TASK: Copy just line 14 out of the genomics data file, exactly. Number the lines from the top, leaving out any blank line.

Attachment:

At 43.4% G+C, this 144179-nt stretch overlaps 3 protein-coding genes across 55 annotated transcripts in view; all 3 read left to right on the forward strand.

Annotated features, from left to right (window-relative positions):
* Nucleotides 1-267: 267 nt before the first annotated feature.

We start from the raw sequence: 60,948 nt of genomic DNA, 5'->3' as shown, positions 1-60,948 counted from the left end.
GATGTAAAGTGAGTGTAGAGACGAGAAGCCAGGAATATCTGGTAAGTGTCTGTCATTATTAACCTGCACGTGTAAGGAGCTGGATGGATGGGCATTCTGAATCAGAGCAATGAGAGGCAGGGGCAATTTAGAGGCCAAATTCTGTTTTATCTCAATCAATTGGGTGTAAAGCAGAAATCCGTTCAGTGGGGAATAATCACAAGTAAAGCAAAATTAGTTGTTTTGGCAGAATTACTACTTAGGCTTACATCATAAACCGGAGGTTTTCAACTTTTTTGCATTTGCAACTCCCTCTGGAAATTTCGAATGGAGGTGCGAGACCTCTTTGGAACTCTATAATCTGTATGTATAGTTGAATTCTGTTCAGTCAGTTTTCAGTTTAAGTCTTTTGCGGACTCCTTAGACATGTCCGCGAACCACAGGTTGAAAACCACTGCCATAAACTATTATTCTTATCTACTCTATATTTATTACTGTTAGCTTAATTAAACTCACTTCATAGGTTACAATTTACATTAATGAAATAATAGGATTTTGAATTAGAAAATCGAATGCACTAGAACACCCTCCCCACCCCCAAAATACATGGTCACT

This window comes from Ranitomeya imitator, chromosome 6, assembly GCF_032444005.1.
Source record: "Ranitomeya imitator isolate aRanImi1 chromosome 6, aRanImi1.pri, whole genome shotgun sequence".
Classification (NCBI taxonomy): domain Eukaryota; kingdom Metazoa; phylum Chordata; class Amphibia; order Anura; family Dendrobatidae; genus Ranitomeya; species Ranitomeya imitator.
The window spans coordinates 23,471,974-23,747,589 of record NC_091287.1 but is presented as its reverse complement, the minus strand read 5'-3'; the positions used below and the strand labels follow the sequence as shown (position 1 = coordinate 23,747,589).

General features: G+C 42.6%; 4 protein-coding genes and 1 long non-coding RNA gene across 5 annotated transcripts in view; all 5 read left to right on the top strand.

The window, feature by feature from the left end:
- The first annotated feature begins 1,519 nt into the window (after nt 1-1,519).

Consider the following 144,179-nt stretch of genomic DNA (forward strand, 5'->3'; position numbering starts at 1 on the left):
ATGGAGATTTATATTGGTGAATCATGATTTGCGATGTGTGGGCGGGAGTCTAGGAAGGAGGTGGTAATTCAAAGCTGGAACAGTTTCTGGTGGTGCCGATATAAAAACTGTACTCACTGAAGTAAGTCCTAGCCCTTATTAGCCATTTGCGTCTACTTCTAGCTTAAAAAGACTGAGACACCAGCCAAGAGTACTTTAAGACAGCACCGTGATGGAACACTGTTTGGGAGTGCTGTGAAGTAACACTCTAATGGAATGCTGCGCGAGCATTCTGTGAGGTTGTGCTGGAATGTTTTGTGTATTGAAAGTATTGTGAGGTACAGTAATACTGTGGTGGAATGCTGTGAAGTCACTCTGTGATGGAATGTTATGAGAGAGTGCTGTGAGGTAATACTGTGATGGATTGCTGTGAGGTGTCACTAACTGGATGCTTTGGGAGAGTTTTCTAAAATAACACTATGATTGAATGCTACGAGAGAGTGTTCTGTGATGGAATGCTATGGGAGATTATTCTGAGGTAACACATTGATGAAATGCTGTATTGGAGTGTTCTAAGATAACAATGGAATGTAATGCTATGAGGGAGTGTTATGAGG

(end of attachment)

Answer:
ATGGAGATTTATATTGGTGAATCATGATTTGCGATGTGTGGGCGGGAGTCTAGGAAGGAGGTGGTAATTCAAAGCTGGAACAGTTTCTGGTGGTGCCGATATAAAAACTGTACTCACTGAAGTAAGTCCTAGCCCTTATTAGCCATTTGCGTCTACTTCTAGCTTAAAAAGACTGAGACACCAGCCAAGAGTACTTTAAGACAGCACCGTGATGGAACACTGTTTGGGAGTGCTGTGAAGTAACACTCTAATGGAATGCTGCGCGAGCATTCTGTGAGGTTGTGCTGGAATGTTTTGTGTATTGAAAGTATTGTGAGGTACAGTAATACTGTGGTGGAATGCTGTGAAGTCACTCTGTGATGGAATGTTATGAGAGAGTGCTGTGAGGTAATACTGTGATGGATTGCTGTGAGGTGTCACTAACTGGATGCTTTGGGAGAGTTTTCTAAAATAACACTATGATTGAATGCTACGAGAGAGTGTTCTGTGATGGAATGCTATGGGAGATTATTCTGAGGTAACACATTGATGAAATGCTGTATTGGAGTGTTCTAAGATAACAATGGAATGTAATGCTATGAGGGAGTGTTATGAGG